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The legacy of Larry Moh PDF Print E-mail
Written by Joe Carroll   

ImageI'm sure many of you remember the name Larry Moh. You may not have met him personally but his contributions to the furniture industry are without parallel. Larry was a Chinese businessman, who turned his Hong Kong-based plywood company into a global empire with the creation of a company in 1959 he called Universal Furniture.

He manufactured bedroom, dining and occasional furniture in Taiwan and exported it unassembled to countries around the world. This concept revolutionized the American furniture industry. He sold Universal to Masco in 1989 and later established Plantation Timber Products and Fine Furniture Manufacturing & Design.

Larry was a visionary; a man ahead of his time. He was also a very caring individual. He came to me many years ago and asked for a favour. He said America had been very good to him and he wanted to do something to encourage our young people to make their career in home furnishings. The furniture industry was his passion.  He wanted to establish a scholarship fund that would allow America's brightest students to attend the college or university of their choice to major in a field that would prepare them to be leaders in our industry.

I have been privileged to chair the Celia Moh Scholarship committee since its inception in 2001. The scholarship is named for Larry's beloved wife, Celia, who lives today in Shanghai. Larry passed away in 2002 at age 76.  Today, Larry's son, Michael, heads Fine Furniture & Design in Shanghai.

Every year our committee reads dozens of scholarship applications from students who wish to major in some aspect of home furnishings: furniture design, interior design, manufacturing, logistics as well as sales and marketing. Each applicant writes an essay of why he or she wants to be a part of our great industry. I would like to share of few of their thoughts and aspirations with you.

From an industrial design major: "‘Have nothing in your house that you do not know to be useful or believe to be beautiful.' This quote, from William Morris, is one of my favourites. However, items in the home must be useful AND beautiful. I want to design furniture, home accessories, or products to make useful and beautiful objects. There is no reason why an object that serves an ordinary, functional, purpose should not delight or enrich the user's experience through its visual appearance as well."

A furniture design major: "I find most attractive the idea that the furniture I design, that comes from within and is part of me, will eventually outlive me. The idea of creating something that families may pass down for generations gives me an incredible feeling of accomplishment."

An industrial design major: "Solutions in furniture design allow one to form emotional connections to an object. The process to get to these connections is full of what most would label as mistakes. In truth, this is a way to gain knowledge on making a product work better."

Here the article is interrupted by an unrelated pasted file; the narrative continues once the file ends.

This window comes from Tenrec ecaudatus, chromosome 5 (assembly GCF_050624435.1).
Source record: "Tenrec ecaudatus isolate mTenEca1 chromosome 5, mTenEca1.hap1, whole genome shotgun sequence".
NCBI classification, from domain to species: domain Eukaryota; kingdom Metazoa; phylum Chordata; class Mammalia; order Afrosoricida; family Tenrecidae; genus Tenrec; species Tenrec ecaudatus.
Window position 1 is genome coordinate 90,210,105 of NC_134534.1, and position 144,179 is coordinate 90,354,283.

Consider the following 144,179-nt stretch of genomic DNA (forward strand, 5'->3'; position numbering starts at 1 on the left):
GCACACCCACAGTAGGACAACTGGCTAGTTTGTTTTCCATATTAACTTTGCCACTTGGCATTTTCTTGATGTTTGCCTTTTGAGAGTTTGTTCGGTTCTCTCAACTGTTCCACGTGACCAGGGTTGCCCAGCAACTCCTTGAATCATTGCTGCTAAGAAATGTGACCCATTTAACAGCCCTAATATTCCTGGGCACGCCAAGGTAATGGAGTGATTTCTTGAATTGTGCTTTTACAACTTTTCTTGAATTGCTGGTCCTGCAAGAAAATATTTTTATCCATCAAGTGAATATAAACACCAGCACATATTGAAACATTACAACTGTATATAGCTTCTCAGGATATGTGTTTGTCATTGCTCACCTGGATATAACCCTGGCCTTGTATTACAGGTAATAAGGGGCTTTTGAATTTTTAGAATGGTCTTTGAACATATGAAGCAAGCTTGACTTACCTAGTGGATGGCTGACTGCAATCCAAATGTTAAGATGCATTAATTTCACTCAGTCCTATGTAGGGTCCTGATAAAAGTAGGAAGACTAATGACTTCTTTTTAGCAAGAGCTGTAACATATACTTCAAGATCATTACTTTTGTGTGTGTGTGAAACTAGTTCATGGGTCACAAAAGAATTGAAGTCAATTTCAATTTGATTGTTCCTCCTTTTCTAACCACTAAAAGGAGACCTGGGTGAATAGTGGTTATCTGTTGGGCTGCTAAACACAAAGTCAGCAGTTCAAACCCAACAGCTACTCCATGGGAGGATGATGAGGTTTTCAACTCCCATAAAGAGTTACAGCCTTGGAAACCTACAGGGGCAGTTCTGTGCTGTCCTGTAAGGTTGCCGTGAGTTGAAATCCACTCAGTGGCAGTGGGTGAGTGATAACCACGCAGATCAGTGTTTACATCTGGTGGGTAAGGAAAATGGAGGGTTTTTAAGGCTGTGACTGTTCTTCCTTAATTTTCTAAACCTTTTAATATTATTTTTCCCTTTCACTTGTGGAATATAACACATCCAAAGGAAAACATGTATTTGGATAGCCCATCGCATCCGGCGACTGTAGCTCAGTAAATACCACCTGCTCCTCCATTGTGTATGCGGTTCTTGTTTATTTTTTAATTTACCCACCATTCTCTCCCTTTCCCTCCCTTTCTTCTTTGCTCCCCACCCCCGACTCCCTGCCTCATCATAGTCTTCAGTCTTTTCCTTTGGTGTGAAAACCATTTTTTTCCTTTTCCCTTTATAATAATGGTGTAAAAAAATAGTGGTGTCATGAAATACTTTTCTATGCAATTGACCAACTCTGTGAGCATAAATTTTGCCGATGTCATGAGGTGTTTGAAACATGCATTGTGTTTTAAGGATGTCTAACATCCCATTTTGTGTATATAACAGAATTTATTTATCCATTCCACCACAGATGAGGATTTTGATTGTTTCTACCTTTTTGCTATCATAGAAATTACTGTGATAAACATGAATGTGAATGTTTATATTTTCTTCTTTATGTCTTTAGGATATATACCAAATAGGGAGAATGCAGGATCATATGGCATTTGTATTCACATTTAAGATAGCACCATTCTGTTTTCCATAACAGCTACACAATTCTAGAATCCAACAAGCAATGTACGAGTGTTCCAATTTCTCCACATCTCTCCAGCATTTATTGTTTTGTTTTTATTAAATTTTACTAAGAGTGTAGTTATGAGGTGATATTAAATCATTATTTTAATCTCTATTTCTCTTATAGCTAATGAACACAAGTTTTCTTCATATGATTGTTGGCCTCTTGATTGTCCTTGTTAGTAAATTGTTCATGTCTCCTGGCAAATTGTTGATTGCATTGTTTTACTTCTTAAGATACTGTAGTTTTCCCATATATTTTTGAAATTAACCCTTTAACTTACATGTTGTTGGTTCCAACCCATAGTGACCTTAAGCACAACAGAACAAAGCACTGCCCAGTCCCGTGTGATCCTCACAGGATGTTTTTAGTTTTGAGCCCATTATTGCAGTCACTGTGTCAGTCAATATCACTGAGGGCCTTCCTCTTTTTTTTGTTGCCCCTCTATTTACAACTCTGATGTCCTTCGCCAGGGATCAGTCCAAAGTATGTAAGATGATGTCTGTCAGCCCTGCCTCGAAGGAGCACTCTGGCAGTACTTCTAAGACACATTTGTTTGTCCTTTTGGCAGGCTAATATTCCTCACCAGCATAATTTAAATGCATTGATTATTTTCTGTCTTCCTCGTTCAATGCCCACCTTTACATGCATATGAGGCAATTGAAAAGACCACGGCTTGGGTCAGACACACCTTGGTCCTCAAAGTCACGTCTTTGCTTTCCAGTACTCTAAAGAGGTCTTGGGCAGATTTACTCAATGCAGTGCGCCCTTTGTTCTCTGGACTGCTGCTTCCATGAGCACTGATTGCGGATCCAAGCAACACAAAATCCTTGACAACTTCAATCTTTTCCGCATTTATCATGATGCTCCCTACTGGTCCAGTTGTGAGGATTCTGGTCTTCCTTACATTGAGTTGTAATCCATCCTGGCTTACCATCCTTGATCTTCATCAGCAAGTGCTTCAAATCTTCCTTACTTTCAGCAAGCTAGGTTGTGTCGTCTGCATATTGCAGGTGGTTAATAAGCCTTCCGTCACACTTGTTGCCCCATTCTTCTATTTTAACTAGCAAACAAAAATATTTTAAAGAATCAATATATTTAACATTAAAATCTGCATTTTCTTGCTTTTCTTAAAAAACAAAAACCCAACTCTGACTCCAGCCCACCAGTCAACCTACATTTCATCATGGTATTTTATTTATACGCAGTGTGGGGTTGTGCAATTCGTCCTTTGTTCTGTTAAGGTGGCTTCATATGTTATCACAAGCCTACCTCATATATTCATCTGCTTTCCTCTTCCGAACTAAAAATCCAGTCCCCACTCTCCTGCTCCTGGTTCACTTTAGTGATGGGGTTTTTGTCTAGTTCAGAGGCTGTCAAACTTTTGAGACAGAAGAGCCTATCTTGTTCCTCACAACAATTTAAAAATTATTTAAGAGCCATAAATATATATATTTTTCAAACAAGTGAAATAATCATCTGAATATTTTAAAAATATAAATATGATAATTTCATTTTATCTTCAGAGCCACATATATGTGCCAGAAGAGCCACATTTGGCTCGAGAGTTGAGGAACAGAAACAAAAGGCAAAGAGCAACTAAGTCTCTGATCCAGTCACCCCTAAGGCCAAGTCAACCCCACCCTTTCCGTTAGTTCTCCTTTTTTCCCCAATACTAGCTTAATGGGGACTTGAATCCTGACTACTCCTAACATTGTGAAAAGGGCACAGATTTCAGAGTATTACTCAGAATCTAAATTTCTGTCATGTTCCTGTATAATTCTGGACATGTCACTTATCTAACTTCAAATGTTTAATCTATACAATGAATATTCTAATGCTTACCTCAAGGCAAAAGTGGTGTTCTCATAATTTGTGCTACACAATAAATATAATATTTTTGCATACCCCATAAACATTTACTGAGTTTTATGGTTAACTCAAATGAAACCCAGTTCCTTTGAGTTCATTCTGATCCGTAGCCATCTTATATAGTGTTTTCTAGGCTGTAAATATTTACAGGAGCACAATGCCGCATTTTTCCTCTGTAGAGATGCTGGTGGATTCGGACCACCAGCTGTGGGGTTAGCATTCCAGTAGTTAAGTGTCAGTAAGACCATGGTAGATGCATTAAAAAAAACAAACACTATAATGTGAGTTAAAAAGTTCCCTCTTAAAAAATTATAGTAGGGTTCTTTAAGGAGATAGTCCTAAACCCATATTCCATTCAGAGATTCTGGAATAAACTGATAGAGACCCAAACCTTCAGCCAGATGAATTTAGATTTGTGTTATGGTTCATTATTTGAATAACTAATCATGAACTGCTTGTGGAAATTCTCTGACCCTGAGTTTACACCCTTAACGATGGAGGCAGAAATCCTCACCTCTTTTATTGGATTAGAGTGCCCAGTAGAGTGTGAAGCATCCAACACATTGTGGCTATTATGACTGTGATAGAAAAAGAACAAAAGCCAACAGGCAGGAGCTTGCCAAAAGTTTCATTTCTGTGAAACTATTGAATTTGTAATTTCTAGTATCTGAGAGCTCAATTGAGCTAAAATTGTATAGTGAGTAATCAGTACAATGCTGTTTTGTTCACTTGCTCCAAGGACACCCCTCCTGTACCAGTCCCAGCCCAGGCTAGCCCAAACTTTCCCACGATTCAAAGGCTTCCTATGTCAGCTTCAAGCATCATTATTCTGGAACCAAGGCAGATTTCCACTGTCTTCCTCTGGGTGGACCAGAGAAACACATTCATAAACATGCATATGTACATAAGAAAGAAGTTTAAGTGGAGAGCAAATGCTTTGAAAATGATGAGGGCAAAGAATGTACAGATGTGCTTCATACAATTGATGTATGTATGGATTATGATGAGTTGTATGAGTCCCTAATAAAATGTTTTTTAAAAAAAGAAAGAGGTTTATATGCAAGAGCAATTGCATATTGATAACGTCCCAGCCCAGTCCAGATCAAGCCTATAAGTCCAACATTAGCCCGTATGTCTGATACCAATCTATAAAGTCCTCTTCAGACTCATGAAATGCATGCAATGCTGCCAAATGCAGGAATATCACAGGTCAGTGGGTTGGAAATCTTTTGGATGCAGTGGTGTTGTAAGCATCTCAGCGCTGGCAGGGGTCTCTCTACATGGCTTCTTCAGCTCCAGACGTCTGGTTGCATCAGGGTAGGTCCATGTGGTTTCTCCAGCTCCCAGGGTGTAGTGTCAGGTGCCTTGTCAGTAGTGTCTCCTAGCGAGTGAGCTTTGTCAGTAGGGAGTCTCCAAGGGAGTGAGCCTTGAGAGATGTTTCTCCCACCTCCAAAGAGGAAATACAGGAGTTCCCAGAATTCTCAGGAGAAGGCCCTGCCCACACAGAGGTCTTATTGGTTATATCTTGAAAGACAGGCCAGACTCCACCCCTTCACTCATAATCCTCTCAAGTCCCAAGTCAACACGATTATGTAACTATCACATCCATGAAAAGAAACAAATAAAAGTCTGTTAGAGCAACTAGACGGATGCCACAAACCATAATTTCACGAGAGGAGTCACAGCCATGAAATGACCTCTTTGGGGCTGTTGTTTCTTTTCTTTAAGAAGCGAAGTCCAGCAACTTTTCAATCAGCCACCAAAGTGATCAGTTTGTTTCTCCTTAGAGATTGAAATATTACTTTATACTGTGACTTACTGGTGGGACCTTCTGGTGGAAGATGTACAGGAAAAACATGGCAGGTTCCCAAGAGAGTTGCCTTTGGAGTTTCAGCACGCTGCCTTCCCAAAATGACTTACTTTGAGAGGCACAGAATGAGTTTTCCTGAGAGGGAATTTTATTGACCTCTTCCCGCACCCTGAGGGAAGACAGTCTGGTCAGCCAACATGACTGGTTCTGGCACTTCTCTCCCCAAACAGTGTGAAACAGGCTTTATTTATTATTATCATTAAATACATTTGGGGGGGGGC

An interiors merchandising major: "Living at the coast and recently hearing the needs of a customer at my father's furniture store has already sparked my first idea. I would like to develop a sofa with outdoor qualities to be used indoors and that is resistant to florescent lights. Hearing people's problems and having the education, passion and talent to develop an idea gives me hope I will succeed in my career."

An industrial and systems engineering major: "My dream career would be to travel to the countries that are exporting furniture to the United States and investigate the current logistics strategies. I would want to interact with these people to try and analyze and figure out the most effective method to minimize the total cost of handling and transporting furniture from overseas to the consumer. I think this is a major step in helping the furniture industry as it expands globally."

A home furnishings marketing major: "I would like to work for a furniture company as a sales representative. Selling furniture isn't about selling a specific item or piece; it's about selling comfort, creativity and a lifestyle."

An interior design major: "Designing a space is much more than a paycheck. Furnishing a home is a privilege. When I look at the possibilities the home furnishings industry has to offer it can be overwhelming but equally exciting. Reading a brief history of the life of Laurence Za Yu Moh, it is inspiring to learn of his aspirations to connect people, furniture and design globally. I too have a similar passion."

I am sure Larry would be pleased that his life and generosity has inspired so many young people. They are our future. I encourage you to consider sending your son or daughter to one of the several U.S. colleges that teach home furnishings courses. You may also encourage your trade association to provide scholarships. Our industry and our world will be more connected and stronger for it. Please contact me if you need more information.

Joe Carroll,  former publisher of Furniture/Today, is now president of McNeill Communications, a High Point based agency specializing in marketing, advertising and public relations. He can be reached at

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